Liberian teen’s selfless act leads to HBCU scholarship

One Liberian student gets the chance of a lifetime after a day An act of selfless generosity. Emmanuel Tolo returned a bag containing more than $50,000 he found on the side of the road, and now the Liberian teenager is going to college.

Mr. Tolo, a West African teenager and motorcycle taxi driver living in Tapita City, Liberia, found the money in a bag while working last month. Having heard on the radio that a local businesswoman had lost a large amount of money, he realized that the bag belonged to her, and returned it with all the money in it.

Mr. Tuloe was initially concerned about his safety after the bag was found, and gave the money to his aunt for safekeeping until he could find its owner. “Because it was a lot of (money), I brought it home and gave it to my aunt to keep so that the owner could ask for it,” he said in an interview.

Emmanuel Tolo. Image source: Mubarak School

Unfortunately, not everyone agreed with his decision to return the money. Mr. Tullo continued: “Since my decision, when I idled the highway and some of my friends saw me racing, they are not helping. They say I acted stupidly to find and return the money.”

However, it was his act of generosity and selflessness that led to an even greater reward: Opportunity to go to university in the United States. Mr. Tullo, who dropped out of school in the seventh grade in order to support his family through work, will attend Livingston College, a historic black college or university (HBCU) in North Carolina.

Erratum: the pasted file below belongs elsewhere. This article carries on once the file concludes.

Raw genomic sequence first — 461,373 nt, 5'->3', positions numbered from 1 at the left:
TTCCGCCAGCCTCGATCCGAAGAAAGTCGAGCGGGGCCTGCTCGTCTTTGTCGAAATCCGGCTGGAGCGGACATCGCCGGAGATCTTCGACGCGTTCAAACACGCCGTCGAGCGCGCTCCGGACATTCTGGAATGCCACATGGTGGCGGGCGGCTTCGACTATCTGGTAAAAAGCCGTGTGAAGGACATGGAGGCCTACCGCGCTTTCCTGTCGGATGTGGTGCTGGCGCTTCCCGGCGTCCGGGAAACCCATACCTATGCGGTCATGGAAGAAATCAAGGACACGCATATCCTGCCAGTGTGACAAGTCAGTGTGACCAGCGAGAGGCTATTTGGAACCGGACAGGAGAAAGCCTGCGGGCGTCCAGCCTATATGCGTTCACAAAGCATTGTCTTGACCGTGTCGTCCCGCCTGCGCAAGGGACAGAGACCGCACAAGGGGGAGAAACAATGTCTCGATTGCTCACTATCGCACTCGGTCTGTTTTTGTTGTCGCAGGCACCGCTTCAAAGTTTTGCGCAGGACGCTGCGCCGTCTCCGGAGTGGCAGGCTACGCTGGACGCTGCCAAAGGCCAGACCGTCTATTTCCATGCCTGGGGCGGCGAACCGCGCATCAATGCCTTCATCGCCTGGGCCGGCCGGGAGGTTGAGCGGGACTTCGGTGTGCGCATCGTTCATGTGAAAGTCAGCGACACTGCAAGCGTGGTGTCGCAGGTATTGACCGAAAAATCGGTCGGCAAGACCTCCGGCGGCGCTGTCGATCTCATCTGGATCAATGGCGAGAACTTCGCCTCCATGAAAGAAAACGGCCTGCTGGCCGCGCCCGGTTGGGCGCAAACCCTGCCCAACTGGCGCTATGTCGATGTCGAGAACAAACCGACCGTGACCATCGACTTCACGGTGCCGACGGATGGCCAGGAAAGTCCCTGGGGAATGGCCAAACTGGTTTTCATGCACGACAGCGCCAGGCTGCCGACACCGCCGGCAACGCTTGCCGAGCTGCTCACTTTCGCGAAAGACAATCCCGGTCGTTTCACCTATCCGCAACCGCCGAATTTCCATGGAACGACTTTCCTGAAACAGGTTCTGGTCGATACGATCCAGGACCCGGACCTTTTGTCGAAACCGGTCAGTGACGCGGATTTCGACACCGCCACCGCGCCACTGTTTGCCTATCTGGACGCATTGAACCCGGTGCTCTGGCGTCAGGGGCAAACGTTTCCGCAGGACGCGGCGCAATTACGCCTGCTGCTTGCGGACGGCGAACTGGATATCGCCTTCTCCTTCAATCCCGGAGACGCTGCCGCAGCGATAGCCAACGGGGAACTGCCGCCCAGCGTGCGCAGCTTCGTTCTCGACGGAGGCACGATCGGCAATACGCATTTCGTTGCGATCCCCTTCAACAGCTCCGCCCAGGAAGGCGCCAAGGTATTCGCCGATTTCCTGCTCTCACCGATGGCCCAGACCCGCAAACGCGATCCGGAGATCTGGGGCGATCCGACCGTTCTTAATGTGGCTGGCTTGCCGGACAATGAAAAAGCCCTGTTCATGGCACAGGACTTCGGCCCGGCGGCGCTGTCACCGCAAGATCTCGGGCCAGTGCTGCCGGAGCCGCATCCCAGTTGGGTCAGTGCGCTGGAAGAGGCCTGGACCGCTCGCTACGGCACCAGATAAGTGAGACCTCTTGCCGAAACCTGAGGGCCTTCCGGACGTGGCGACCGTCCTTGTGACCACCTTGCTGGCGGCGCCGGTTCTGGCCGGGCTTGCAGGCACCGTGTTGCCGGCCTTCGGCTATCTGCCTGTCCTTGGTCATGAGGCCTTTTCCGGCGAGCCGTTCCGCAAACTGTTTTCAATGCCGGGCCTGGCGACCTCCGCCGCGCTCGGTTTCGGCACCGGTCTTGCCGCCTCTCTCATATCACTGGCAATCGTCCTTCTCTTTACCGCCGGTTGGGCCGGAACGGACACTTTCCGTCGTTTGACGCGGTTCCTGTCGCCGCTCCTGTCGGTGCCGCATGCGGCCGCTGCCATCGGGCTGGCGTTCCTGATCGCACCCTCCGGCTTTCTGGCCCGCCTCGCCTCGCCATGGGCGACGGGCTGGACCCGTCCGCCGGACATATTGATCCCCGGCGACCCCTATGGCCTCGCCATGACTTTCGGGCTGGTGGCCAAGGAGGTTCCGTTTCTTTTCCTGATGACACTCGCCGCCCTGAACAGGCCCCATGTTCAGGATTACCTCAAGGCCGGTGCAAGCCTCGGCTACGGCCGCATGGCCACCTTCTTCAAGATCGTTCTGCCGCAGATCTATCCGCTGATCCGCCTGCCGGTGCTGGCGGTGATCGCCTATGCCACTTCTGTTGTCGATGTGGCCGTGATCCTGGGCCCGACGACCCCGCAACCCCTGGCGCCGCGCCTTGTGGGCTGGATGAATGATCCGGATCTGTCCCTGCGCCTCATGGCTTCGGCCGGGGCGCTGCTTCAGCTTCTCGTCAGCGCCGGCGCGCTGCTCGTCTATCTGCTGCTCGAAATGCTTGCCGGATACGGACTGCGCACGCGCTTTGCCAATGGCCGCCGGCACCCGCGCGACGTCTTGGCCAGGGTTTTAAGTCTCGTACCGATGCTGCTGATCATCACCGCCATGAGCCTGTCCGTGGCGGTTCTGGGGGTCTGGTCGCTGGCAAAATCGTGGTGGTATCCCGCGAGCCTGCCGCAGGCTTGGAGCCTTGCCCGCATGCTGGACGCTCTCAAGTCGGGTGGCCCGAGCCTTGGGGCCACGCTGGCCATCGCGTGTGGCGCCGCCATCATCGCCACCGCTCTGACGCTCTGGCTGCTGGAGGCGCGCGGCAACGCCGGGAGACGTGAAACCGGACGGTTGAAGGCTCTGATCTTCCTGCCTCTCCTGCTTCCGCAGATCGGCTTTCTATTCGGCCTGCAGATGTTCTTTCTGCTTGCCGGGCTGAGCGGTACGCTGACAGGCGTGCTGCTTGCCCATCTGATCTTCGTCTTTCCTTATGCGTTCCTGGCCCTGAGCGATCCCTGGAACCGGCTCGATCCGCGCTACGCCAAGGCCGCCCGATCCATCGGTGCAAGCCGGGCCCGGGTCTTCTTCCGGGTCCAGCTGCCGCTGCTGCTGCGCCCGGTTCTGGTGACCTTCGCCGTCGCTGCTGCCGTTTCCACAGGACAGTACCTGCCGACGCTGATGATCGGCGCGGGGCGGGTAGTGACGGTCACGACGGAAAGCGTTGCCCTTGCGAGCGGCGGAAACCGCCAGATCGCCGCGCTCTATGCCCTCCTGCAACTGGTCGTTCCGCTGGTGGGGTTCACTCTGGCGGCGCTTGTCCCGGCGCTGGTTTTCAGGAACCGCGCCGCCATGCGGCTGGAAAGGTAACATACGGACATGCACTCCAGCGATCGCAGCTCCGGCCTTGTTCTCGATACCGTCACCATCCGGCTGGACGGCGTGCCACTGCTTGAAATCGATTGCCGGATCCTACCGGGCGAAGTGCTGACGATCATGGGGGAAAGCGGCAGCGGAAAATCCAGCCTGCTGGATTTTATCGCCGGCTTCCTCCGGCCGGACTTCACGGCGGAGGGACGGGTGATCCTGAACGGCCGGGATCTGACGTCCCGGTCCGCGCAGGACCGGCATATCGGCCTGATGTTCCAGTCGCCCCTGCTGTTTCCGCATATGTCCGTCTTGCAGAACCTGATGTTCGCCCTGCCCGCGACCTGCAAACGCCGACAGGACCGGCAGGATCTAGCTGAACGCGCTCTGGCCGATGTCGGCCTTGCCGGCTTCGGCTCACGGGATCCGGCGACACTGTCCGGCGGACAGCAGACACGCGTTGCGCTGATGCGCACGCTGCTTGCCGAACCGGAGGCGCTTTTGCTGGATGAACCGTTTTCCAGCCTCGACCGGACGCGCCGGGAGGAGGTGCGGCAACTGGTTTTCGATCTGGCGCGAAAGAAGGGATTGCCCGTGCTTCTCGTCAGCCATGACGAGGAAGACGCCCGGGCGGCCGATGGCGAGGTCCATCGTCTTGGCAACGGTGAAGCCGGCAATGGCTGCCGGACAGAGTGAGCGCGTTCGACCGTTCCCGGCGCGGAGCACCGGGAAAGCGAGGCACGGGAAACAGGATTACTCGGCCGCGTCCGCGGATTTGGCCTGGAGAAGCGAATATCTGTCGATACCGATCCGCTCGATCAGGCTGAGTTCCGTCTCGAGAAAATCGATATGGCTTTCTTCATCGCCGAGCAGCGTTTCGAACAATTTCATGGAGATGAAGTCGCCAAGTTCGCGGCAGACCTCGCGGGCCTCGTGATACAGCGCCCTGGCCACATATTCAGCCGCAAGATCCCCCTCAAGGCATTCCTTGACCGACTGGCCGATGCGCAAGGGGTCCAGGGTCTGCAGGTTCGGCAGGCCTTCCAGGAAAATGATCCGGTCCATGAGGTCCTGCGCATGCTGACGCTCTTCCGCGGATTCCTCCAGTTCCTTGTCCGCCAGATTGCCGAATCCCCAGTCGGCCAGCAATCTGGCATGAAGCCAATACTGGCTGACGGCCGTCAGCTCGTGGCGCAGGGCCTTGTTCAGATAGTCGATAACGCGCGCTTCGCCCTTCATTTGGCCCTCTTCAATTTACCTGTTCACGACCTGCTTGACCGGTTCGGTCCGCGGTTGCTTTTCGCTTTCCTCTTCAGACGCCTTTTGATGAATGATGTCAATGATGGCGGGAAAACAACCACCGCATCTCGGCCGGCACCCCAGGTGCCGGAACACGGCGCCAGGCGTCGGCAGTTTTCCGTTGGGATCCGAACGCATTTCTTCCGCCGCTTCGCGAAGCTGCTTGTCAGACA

Every four years, the school, located in Salisbury, North Carolina, offers two Liberian students the opportunity to attend college without tuition, thanks to a partnership with the school’s Liberian organization. When the head of the school, Jimmy Jenkins, learned of Mr. Tullo’s good work, he reached out to the young man and offered him a scholarship.

In addition, Mr. Tullo was offered several gifts worth over $10,000, including school supplies, and mattresses that he said would go to his grandmother, who supported his efforts to continue his education.

“Education is the surest means of higher mobility in the world,” said Mr. Jenkins. “This young man clearly understands that… what he wants most is to finish his education.”

according to Livingston College President Jimmy Jenkins, “We will be proud to have him among our students. He is a beacon of hope for his generation and his country.”

In addition to being awarded the scholarship, he has also been recognized by the Center for Transparency and Accountability of Liberia (CENTAL). He also received honors from Liberian President George Weah.

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